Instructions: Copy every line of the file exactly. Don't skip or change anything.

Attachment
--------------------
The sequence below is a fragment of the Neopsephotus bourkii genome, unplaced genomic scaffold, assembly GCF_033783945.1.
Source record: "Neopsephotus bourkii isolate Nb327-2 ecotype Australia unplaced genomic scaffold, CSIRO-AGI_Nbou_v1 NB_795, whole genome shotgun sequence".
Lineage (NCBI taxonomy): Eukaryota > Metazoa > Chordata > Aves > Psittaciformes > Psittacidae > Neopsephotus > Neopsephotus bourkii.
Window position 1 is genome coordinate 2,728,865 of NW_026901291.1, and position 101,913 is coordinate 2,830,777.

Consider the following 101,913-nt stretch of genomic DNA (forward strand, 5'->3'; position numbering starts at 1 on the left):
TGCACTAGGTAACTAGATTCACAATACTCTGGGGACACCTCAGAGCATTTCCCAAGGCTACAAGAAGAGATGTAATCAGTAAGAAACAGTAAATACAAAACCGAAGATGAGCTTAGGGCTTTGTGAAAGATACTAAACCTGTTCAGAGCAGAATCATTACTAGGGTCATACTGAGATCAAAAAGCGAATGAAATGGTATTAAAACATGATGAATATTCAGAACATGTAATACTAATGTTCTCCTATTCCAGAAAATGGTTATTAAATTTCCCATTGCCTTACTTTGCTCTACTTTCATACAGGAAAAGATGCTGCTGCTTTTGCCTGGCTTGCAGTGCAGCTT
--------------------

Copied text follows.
The sequence below is a fragment of the Neopsephotus bourkii genome, unplaced genomic scaffold, assembly GCF_033783945.1.
Source record: "Neopsephotus bourkii isolate Nb327-2 ecotype Australia unplaced genomic scaffold, CSIRO-AGI_Nbou_v1 NB_795, whole genome shotgun sequence".
Lineage (NCBI taxonomy): Eukaryota > Metazoa > Chordata > Aves > Psittaciformes > Psittacidae > Neopsephotus > Neopsephotus bourkii.
Window position 1 is genome coordinate 2,728,865 of NW_026901291.1, and position 101,913 is coordinate 2,830,777.

Consider the following 101,913-nt stretch of genomic DNA (forward strand, 5'->3'; position numbering starts at 1 on the left):
TGCACTAGGTAACTAGATTCACAATACTCTGGGGACACCTCAGAGCATTTCCCAAGGCTACAAGAAGAGATGTAATCAGTAAGAAACAGTAAATACAAAACCGAAGATGAGCTTAGGGCTTTGTGAAAGATACTAAACCTGTTCAGAGCAGAATCATTACTAGGGTCATACTGAGATCAAAAAGCGAATGAAATGGTATTAAAACATGATGAATATTCAGAACATGTAATACTAATGTTCTCCTATTCCAGAAAATGGTTATTAAATTTCCCATTGCCTTACTTTGCTCTACTTTCATACAGGAAAAGATGCTGCTGCTTTTGCCTGGCTTGCAGTGCAGCTT